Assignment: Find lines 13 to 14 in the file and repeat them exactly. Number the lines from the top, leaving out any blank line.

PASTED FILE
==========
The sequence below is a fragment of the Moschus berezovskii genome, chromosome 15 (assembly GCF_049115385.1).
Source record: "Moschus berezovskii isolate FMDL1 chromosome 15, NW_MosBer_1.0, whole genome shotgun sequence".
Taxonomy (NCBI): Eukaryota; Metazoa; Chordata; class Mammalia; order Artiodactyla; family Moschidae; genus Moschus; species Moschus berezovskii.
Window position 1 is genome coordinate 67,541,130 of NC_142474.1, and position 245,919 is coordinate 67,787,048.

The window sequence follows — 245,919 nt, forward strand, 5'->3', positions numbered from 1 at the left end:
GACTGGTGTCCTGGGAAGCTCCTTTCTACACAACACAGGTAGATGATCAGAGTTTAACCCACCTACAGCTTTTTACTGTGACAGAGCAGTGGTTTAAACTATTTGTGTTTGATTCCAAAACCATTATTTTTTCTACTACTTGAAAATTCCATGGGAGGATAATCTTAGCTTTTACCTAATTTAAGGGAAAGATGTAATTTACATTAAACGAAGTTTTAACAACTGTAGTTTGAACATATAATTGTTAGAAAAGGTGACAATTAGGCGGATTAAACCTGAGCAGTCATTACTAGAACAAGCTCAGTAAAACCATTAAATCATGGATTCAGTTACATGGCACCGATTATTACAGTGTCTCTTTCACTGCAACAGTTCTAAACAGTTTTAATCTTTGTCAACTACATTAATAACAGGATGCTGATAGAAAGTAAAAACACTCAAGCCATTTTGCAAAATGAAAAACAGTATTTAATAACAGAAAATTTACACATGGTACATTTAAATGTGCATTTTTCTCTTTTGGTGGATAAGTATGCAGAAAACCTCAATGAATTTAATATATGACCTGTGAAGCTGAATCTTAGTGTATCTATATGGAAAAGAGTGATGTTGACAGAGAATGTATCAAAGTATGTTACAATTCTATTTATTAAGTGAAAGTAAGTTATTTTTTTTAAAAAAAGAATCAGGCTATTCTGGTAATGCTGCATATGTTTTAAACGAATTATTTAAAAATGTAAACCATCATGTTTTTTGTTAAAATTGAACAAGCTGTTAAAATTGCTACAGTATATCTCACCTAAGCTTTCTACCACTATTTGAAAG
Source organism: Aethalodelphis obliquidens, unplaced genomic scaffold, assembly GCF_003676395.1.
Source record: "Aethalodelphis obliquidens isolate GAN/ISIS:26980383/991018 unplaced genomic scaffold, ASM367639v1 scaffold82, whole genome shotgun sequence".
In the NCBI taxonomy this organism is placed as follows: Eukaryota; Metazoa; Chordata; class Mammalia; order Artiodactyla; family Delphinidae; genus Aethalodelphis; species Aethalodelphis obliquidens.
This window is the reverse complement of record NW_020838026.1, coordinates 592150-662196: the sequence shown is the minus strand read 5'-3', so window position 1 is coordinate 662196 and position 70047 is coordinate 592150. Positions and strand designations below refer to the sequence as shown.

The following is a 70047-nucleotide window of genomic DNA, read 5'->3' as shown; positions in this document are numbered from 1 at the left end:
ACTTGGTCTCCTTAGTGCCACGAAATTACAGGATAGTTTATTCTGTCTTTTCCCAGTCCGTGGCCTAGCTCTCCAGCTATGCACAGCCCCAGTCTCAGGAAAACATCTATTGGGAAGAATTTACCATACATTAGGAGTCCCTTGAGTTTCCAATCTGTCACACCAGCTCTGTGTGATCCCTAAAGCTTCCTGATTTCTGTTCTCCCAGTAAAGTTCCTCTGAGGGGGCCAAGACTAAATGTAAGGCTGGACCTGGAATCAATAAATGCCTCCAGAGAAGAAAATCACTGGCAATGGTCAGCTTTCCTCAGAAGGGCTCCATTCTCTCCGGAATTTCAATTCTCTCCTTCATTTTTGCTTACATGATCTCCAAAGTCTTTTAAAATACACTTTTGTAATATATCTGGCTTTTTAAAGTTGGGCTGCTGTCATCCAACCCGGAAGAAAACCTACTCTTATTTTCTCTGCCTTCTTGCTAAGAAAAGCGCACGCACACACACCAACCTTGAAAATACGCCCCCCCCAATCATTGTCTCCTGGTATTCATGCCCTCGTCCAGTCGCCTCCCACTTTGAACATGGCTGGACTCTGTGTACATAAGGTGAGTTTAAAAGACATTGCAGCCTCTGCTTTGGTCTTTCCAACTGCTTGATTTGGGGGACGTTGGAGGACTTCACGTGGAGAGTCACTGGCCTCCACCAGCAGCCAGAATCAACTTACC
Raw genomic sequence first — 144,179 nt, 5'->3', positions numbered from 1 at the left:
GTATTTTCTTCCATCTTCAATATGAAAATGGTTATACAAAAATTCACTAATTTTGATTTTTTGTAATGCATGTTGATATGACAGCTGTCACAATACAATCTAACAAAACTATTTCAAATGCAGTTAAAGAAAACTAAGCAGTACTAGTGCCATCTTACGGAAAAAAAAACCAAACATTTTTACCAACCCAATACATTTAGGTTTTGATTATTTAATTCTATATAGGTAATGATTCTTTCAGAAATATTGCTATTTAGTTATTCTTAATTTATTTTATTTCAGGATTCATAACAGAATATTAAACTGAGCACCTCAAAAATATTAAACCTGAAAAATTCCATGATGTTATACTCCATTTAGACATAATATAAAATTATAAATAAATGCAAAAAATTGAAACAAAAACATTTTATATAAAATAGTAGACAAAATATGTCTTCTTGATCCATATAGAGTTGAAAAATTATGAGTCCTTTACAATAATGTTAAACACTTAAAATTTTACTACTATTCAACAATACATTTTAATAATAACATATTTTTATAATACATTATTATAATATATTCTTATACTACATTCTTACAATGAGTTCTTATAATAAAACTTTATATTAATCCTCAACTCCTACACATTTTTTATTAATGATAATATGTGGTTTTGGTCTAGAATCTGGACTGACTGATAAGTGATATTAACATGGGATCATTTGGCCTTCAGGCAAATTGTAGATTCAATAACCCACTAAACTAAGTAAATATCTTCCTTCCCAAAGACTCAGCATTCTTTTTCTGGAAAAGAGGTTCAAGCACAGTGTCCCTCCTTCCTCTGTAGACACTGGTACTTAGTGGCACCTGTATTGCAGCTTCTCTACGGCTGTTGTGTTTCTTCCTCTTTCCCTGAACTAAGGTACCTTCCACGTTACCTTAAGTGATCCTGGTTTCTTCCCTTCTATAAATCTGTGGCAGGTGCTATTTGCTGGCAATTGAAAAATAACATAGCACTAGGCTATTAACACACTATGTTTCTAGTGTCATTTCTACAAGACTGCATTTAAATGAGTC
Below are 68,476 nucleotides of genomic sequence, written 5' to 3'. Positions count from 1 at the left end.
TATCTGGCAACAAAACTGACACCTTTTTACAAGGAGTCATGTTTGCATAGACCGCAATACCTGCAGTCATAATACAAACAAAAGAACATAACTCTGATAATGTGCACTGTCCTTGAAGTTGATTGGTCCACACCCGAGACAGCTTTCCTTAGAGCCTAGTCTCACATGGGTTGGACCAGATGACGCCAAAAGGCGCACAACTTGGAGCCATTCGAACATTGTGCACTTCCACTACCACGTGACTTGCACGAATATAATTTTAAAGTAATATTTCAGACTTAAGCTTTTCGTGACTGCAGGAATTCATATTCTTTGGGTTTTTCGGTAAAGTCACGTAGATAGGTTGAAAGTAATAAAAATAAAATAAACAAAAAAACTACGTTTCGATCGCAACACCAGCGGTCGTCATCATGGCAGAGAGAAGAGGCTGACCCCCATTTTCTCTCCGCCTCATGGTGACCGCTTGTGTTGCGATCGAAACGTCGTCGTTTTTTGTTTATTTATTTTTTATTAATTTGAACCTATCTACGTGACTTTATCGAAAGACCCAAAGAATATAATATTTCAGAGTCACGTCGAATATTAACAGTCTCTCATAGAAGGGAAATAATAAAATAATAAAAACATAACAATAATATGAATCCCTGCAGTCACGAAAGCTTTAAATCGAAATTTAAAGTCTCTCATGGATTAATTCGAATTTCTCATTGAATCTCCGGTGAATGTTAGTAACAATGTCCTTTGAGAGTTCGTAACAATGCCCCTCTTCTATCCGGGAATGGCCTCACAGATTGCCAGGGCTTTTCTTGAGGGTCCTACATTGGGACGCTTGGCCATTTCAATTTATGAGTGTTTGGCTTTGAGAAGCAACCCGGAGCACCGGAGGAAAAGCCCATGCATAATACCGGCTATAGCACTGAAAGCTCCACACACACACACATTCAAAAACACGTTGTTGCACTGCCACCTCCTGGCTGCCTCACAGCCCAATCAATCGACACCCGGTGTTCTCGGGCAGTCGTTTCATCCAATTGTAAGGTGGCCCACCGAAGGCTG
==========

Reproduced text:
Raw genomic sequence first — 144,179 nt, 5'->3', positions numbered from 1 at the left:
GTATTTTCTTCCATCTTCAATATGAAAATGGTTATACAAAAATTCACTAATTTTGATTTTTTGTAATGCATGTTGATATGACAGCTGTCACAATACAATCTAACAAAACTATTTCAAATGCAGTTAAAGAAAACTAAGCAGTACTAGTGCCATCTTACGGAAAAAAAAACCAAACATTTTTACCAACCCAATACATTTAGGTTTTGATTATTTAATTCTATATAGGTAATGATTCTTTCAGAAATATTGCTATTTAGTTATTCTTAATTTATTTTATTTCAGGATTCATAACAGAATATTAAACTGAGCACCTCAAAAATATTAAACCTGAAAAATTCCATGATGTTATACTCCATTTAGACATAATATAAAATTATAAATAAATGCAAAAAATTGAAACAAAAACATTTTATATAAAATAGTAGACAAAATATGTCTTCTTGATCCATATAGAGTTGAAAAATTATGAGTCCTTTACAATAATGTTAAACACTTAAAATTTTACTACTATTCAACAATACATTTTAATAATAACATATTTTTATAATACATTATTATAATATATTCTTATACTACATTCTTACAATGAGTTCTTATAATAAAACTTTATATTAATCCTCAACTCCTACACATTTTTTATTAATGATAATATGTGGTTTTGGTCTAGAATCTGGACTGACTGATAAGTGATATTAACATGGGATCATTTGGCCTTCAGGCAAATTGTAGATTCAATAACCCACTAAACTAAGTAAATATCTTCCTTCCCAAAGACTCAGCATTCTTTTTCTGGAAAAGAGGTTCAAGCACAGTGTCCCTCCTTCCTCTGTAGACACTGGTACTTAGTGGCACCTGTATTGCAGCTTCTCTACGGCTGTTGTGTTTCTTCCTCTTTCCCTGAACTAAGGTACCTTCCACGTTACCTTAAGTGATCCTGGTTTCTTCCCTTCTATAAATCTGTGGCAGGTGCTATTTGCTGGCAATTGAAAAATAACATAGCACTAGGCTATTAACACACTATGTTTCTAGTGTCATTTCTACAAGACTGCATTTAAATGAGTC